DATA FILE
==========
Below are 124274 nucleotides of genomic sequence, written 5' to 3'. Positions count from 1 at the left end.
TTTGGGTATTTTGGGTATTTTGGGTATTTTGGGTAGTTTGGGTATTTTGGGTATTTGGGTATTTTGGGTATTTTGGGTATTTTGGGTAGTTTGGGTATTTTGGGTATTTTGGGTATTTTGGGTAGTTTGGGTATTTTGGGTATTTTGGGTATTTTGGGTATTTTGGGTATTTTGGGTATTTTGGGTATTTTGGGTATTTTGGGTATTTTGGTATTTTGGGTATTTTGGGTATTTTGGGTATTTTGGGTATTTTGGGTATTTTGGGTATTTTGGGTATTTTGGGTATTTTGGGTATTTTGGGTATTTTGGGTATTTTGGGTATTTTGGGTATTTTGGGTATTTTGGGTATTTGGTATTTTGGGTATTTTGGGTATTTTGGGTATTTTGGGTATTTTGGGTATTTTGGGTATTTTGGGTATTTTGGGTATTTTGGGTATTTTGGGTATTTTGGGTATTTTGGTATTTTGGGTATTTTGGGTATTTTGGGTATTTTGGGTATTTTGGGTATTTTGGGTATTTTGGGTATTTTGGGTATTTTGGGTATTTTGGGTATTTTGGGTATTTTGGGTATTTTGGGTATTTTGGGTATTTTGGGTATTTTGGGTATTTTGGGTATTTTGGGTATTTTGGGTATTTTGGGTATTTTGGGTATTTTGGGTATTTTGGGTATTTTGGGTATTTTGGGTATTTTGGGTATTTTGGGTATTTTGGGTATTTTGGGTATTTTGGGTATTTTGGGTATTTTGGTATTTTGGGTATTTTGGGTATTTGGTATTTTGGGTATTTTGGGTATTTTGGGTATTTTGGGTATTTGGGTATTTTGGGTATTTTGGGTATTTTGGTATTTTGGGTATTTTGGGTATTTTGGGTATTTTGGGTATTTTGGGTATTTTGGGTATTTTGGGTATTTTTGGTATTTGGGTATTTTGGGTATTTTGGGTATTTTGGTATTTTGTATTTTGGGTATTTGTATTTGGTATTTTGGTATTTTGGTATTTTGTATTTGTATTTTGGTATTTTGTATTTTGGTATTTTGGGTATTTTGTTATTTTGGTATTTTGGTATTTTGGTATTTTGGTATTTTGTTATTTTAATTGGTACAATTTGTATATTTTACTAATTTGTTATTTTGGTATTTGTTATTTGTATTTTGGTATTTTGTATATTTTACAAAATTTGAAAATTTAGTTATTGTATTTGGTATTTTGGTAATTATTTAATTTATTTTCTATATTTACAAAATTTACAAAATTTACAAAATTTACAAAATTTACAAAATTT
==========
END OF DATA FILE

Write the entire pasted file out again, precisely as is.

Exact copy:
Below are 124274 nucleotides of genomic sequence, written 5' to 3'. Positions count from 1 at the left end.
TTTGGGTATTTTGGGTATTTTGGGTATTTTGGGTAGTTTGGGTATTTTGGGTATTTGGGTATTTTGGGTATTTTGGGTATTTTGGGTAGTTTGGGTATTTTGGGTATTTTGGGTATTTTGGGTAGTTTGGGTATTTTGGGTATTTTGGGTATTTTGGGTATTTTGGGTATTTTGGGTATTTTGGGTATTTTGGGTATTTTGGGTATTTTGGTATTTTGGGTATTTTGGGTATTTTGGGTATTTTGGGTATTTTGGGTATTTTGGGTATTTTGGGTATTTTGGGTATTTTGGGTATTTTGGGTATTTTGGGTATTTTGGGTATTTTGGGTATTTTGGGTATTTTGGGTATTTGGTATTTTGGGTATTTTGGGTATTTTGGGTATTTTGGGTATTTTGGGTATTTTGGGTATTTTGGGTATTTTGGGTATTTTGGGTATTTTGGGTATTTTGGGTATTTTGGTATTTTGGGTATTTTGGGTATTTTGGGTATTTTGGGTATTTTGGGTATTTTGGGTATTTTGGGTATTTTGGGTATTTTGGGTATTTTGGGTATTTTGGGTATTTTGGGTATTTTGGGTATTTTGGGTATTTTGGGTATTTTGGGTATTTTGGGTATTTTGGGTATTTTGGGTATTTTGGGTATTTTGGGTATTTTGGGTATTTTGGGTATTTTGGGTATTTTGGGTATTTTGGGTATTTTGGGTATTTTGGGTATTTTGGGTATTTTGGGTATTTTGGGTATTTTGGTATTTTGGGTATTTTGGGTATTTGGTATTTTGGGTATTTTGGGTATTTTGGGTATTTTGGGTATTTGGGTATTTTGGGTATTTTGGGTATTTTGGTATTTTGGGTATTTTGGGTATTTTGGGTATTTTGGGTATTTTGGGTATTTTGGGTATTTTGGGTATTTTTGGTATTTGGGTATTTTGGGTATTTTGGGTATTTTGGTATTTTGTATTTTGGGTATTTGTATTTGGTATTTTGGTATTTTGGTATTTTGTATTTGTATTTTGGTATTTTGTATTTTGGTATTTTGGGTATTTTGTTATTTTGGTATTTTGGTATTTTGGTATTTTGGTATTTTGTTATTTTAATTGGTACAATTTGTATATTTTACTAATTTGTTATTTTGGTATTTGTTATTTGTATTTTGGTATTTTGTATATTTTACAAAATTTGAAAATTTAGTTATTGTATTTGGTATTTTGGTAATTATTTAATTTATTTTCTATATTTACAAAATTTACAAAATTTACAAAATTTACAAAATTTACAAAATTT